“I met Burnside when he was opening for a rock band at a little concert in Hernando that a friend of mine was putting on,” he said. “Johnny Woods first took me down to Junior Kimbrough’s house when he lived out on Marianna Road just outside Holly Springs.

It is the way musicians pass on what they have learned either directly or through records and tapes to the next generation that provides continuity to music, guaranteeing it will live on, though it may and does evolve from generation to generation. Or, as in the case of rock and roll, one genre can be the springboard for another.

As with any serious artist, sooner or later they mature, write some of their own music, and cut some records. And they begin to influence the next generation - assuring what is learned and appreciated is passed on.

That’s where Brown is today, out on his own, spreading his wings, and teaching aspirants.

He will be giving formal instruction to his godson, Jocco Rushing, a 17-year-old, with the assistance of a grant from the Mississippi Arts Commission. Brown has taught several other apprentices - a student from Oxford and from Hickory Flat - with assistance from the Delta Blues Educational Foundation.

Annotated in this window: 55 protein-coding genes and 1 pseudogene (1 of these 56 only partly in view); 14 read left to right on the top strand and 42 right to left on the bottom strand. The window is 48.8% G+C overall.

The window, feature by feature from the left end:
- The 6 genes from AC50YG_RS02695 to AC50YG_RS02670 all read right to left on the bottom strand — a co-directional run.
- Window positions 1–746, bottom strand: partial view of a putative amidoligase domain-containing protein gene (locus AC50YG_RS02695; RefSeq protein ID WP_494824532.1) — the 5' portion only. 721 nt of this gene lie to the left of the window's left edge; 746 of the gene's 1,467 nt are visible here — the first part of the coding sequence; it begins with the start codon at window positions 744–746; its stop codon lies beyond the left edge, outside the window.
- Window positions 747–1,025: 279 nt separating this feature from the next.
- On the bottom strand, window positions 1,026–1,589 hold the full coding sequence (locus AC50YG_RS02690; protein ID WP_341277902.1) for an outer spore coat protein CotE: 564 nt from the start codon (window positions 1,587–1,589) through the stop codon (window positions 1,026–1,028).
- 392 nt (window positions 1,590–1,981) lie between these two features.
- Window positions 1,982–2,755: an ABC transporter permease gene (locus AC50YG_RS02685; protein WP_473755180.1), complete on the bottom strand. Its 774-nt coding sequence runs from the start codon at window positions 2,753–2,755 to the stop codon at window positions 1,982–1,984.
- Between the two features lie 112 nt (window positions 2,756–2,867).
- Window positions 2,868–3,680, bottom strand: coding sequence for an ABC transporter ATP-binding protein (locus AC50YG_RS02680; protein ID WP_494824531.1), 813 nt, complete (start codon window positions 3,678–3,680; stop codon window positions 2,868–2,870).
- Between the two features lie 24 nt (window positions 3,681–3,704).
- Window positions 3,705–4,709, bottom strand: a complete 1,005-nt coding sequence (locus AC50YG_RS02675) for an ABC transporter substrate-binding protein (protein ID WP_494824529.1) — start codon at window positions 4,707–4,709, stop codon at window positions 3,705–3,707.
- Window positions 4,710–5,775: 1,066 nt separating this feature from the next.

Brown can’t put his finger on just what it is that sparks interest and fans the flames until a youngster gets enough of a start to continue development.

“I’m not sure what it was,” he said. “I was always interested in music, especially guitars. There’s a place I play in Taylor, The Taylor Grocery Catfish place, where families come in. And I’ve noticed lately that the ones who pay the closest attention are the real young kids. I love playing there mainly for that reason. I’m sure a lot of times it’s the first time these kids get to see someone performing up close.”

Brown explained how he was drawn to Potts Camp.

“I have some friends who live down here and had been coming down riding horses. I liked it here a lot and I was living in Memphis for a while. I was ready to get back to the country.”